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Strange Stories from a Chinese Studio vol. II (of

Hsing went home dreadfully mortified

style="text-align: justify;"> LXXV.


A certain man of the province of Hunan could recall what had happened to him in three previous lives. In the first, he was a magistrate; and, on one occasion, when he had been nominated Assistant-Examiner,[70] a candidate, named Hsing, was unsuccessful. Hsing went home dreadfully mortified, and soon after died; but his spirit appeared before the King of Purgatory, and read aloud the rejected essay, whereupon thousands of other shades, all of whom had suffered in a similar way, thronged around, and unanimously elected Hsing as their chief. The Examiner was immediately summoned to take his trial, and when he arrived the King asked him, saying, "As you are appointed to examine the various essays, how is it that you throw out the able and admit the worthless?" "Sire," replied he, "the ultimate decision rests with the Grand Examiner; I only pass them on to him." The King then issued a warrant for the apprehension of the Grand Examiner, and, as soon as he appeared, he was told what had just now been said against him; to which he answered, "I am only able to make a general estimate of the merits of the candidates. Valuable essays may be kept back from me by my Associate-Examiners, in which case I am powerless."[71] But the King cried out, "It's all very well for you two thus to throw the blame on each other; you are both guilty, and both of you must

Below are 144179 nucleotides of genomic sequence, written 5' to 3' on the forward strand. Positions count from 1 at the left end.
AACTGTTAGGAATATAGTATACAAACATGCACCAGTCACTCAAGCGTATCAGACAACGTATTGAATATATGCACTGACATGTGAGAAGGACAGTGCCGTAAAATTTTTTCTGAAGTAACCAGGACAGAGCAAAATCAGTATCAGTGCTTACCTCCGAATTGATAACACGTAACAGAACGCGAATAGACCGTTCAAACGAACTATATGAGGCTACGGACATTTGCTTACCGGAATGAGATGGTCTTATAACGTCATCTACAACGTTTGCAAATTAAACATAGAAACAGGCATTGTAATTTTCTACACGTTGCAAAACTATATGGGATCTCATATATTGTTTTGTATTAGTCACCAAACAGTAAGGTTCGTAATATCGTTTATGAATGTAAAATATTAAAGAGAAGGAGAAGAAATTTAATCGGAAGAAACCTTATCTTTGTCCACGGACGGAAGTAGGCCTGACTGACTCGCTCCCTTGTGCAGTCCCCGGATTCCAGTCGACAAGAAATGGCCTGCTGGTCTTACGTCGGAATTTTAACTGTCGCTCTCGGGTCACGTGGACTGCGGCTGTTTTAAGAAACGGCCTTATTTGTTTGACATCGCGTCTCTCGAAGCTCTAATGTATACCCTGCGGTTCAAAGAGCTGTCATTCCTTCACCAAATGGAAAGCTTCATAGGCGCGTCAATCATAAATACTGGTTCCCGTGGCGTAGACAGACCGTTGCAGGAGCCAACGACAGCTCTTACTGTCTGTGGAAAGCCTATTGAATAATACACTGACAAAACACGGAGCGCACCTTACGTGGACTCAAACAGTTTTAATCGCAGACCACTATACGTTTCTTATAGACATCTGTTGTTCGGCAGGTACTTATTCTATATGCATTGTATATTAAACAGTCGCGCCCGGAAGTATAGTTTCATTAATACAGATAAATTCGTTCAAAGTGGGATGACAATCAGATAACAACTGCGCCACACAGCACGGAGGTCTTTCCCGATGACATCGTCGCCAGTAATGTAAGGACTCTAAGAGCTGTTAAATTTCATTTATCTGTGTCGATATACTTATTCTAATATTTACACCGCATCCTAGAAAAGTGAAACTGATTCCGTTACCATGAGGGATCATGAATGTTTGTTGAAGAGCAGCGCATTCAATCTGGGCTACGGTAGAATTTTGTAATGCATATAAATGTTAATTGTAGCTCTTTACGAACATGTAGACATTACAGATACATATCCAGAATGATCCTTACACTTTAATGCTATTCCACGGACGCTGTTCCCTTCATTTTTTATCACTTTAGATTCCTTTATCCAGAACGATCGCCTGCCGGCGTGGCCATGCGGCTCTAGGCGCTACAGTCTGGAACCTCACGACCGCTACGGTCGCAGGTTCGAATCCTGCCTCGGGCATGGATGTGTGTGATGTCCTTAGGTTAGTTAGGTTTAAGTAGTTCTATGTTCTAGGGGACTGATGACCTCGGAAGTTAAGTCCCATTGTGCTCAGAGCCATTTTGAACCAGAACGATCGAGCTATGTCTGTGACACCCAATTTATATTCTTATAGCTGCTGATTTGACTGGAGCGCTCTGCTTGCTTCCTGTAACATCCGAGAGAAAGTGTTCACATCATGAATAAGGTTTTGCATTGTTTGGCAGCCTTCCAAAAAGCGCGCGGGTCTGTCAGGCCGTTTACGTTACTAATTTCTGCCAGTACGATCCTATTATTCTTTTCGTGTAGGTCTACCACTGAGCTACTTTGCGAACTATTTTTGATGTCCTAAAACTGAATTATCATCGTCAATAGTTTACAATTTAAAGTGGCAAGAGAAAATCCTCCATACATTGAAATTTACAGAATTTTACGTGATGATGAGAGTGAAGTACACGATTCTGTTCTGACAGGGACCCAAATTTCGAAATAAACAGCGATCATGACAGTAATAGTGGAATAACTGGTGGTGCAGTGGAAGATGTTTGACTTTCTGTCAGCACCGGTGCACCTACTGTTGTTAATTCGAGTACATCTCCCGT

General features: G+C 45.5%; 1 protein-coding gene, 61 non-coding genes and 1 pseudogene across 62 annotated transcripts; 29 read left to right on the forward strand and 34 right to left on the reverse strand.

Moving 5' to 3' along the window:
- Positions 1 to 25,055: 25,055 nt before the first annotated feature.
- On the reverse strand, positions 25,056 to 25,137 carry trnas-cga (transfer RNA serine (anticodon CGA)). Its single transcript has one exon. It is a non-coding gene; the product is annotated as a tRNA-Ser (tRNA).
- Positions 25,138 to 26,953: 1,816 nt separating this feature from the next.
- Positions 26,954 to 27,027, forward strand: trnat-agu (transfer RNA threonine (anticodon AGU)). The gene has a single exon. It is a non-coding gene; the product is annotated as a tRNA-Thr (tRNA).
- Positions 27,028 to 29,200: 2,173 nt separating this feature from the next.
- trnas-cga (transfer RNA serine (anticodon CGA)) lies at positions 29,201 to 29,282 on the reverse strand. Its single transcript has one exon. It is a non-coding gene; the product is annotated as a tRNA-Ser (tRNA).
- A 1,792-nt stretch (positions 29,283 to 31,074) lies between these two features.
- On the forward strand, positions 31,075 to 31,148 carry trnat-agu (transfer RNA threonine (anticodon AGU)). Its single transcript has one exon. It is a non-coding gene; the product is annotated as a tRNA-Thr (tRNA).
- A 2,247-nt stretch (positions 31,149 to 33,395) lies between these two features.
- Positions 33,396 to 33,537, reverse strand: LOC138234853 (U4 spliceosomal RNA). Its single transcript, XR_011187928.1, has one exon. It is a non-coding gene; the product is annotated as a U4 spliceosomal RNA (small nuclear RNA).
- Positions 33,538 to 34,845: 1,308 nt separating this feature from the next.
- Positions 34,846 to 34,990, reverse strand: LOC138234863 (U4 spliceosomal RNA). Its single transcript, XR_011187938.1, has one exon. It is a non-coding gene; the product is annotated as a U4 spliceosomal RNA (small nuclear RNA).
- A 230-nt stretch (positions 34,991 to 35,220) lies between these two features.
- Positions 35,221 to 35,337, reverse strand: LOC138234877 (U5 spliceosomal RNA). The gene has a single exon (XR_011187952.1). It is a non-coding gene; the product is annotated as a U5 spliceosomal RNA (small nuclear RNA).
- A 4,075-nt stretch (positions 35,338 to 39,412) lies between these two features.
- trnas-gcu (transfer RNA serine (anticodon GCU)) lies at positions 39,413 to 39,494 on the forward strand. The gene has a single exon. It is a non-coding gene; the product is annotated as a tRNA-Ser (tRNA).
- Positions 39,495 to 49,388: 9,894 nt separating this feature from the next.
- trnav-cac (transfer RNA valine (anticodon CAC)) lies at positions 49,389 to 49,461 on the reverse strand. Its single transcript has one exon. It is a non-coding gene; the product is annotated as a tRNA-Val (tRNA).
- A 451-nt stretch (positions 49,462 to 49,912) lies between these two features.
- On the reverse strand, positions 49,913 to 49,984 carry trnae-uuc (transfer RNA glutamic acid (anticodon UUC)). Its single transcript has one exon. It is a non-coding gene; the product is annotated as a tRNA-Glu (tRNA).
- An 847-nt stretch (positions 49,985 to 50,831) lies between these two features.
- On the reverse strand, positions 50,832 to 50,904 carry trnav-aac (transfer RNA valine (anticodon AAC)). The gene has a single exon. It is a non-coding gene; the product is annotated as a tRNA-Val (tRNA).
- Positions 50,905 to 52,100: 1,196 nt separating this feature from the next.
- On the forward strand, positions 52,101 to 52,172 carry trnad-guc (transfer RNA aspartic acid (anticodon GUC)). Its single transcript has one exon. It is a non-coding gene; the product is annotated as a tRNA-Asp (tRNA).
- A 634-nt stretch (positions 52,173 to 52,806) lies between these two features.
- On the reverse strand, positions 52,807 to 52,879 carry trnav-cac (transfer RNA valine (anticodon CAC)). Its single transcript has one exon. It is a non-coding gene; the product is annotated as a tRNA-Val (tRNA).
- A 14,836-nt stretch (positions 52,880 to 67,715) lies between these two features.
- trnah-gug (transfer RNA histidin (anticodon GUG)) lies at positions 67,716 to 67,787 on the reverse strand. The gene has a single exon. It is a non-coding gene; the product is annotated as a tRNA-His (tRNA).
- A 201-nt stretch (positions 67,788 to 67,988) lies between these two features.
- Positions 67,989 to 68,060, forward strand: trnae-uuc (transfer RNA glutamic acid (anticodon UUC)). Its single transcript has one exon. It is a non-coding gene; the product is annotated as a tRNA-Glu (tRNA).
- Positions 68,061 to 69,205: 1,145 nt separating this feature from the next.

be bambooed according to law." This sentence was about to be carried into effect, when Hsing, who was not at all satisfied with its lack of severity, set up such a fearful screeching and howling, in which he was well supported by all the other hundreds and thousands of shades, that the King stopped short, and inquired what was the matter. Thereupon Hsing informed His Majesty that the sentence was too light, and that the Examiners should both have their eyes gouged out, so as not to be able to read essays any more. The King would not consent to this, explaining to the noisy rabble that the Examiners did not purposely reject good essays, but only because they themselves were naturally wanting in capacity. The shades then begged that, at any rate, their hearts might be cut out, and to this the King was obliged to yield; so the Examiners were seized by the attendants, their garments stripped off, and their bodies ripped open with sharp knives. The blood poured out on the ground, and the victims screamed with pain; at which all the shades rejoiced exceedingly, and said, "Here we have been pent up, with no one to redress our wrongs; but now Mr. Hsing has come, our injuries are washed away." They then dispersed with great noise and hubbub. As for our Associate-Examiner, after his heart had been cut out, he came to life again as the son of a poor man in Shensi; and when he was twenty years old he fell into the hands of the rebels, who were at that time giving great trouble to the country. By-and-by, a certain official was sent at the head of some soldiers to put down the insurrection, and he succeeded in capturing a large number of the rebels, among whom was our hero. The latter reflected that he himself was no rebel, and he was hoping that he would be able to obtain his release in consequence, when he noticed that the officer in charge was also a man of his own age, and, on looking more closely, he saw that it was his old enemy, Hsing. "Alas!" cried he, "such is destiny;" and so indeed it turned out, for all the other prisoners were forthwith released, and he alone was beheaded. Once more his spirit stood before the King of Purgatory, this time with an accusation against Hsing. The King, however, would not summon Hsing at once, but said he should be allowed to complete his term of official life on earth; and it

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